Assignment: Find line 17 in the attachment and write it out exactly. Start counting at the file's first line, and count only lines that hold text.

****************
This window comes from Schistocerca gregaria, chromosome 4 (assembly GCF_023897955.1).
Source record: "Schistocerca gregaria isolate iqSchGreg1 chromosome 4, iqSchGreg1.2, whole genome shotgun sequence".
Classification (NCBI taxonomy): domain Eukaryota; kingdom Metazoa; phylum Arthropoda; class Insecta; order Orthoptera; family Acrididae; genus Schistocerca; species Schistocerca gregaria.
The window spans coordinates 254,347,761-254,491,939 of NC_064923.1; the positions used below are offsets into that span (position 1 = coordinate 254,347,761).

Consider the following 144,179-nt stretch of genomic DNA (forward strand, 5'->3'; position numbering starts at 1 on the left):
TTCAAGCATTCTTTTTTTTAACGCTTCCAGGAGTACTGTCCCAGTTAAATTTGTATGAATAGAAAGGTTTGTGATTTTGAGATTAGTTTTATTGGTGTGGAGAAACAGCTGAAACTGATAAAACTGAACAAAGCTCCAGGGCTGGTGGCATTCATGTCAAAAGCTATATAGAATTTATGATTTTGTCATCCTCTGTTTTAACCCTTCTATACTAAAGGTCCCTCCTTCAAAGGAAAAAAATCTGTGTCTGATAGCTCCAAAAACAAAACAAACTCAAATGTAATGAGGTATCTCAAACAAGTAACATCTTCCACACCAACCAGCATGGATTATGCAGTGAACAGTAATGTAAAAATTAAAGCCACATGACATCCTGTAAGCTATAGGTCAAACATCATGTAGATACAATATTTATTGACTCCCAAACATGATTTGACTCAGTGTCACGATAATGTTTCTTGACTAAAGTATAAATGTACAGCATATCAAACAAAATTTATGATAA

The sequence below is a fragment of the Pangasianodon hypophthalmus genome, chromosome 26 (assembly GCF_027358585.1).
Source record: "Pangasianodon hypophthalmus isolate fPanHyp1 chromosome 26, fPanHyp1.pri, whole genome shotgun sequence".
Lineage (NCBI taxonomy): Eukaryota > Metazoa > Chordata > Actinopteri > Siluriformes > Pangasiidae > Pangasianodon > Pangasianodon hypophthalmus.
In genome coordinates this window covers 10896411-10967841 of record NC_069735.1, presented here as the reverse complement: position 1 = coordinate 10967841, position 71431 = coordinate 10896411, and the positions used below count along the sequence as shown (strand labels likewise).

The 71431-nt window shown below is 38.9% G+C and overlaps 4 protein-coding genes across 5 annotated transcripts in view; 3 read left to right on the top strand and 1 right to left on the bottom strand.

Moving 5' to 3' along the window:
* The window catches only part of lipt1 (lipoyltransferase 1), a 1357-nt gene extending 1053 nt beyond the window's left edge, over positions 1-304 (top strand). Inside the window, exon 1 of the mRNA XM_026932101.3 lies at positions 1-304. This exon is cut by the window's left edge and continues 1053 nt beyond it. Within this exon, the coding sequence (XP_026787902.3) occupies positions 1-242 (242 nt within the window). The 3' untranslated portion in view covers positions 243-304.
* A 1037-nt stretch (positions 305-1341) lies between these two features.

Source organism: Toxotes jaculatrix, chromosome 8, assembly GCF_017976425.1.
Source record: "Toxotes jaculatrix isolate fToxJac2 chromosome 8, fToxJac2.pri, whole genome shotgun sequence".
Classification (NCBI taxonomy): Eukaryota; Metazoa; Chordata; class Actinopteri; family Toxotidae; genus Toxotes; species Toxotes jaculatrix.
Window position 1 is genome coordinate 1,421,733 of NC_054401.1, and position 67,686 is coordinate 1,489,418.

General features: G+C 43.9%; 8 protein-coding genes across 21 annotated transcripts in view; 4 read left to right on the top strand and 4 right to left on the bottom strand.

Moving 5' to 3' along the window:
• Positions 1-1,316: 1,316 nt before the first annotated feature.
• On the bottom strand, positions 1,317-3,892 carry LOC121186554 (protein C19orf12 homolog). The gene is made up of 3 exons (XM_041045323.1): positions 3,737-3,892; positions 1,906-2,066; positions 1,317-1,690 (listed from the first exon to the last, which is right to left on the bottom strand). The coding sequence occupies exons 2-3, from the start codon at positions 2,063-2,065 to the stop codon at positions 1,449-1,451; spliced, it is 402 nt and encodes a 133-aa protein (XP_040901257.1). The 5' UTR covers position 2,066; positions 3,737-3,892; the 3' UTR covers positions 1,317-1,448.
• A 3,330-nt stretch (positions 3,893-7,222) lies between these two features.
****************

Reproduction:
Classification (NCBI taxonomy): Eukaryota; Metazoa; Chordata; class Actinopteri; family Toxotidae; genus Toxotes; species Toxotes jaculatrix.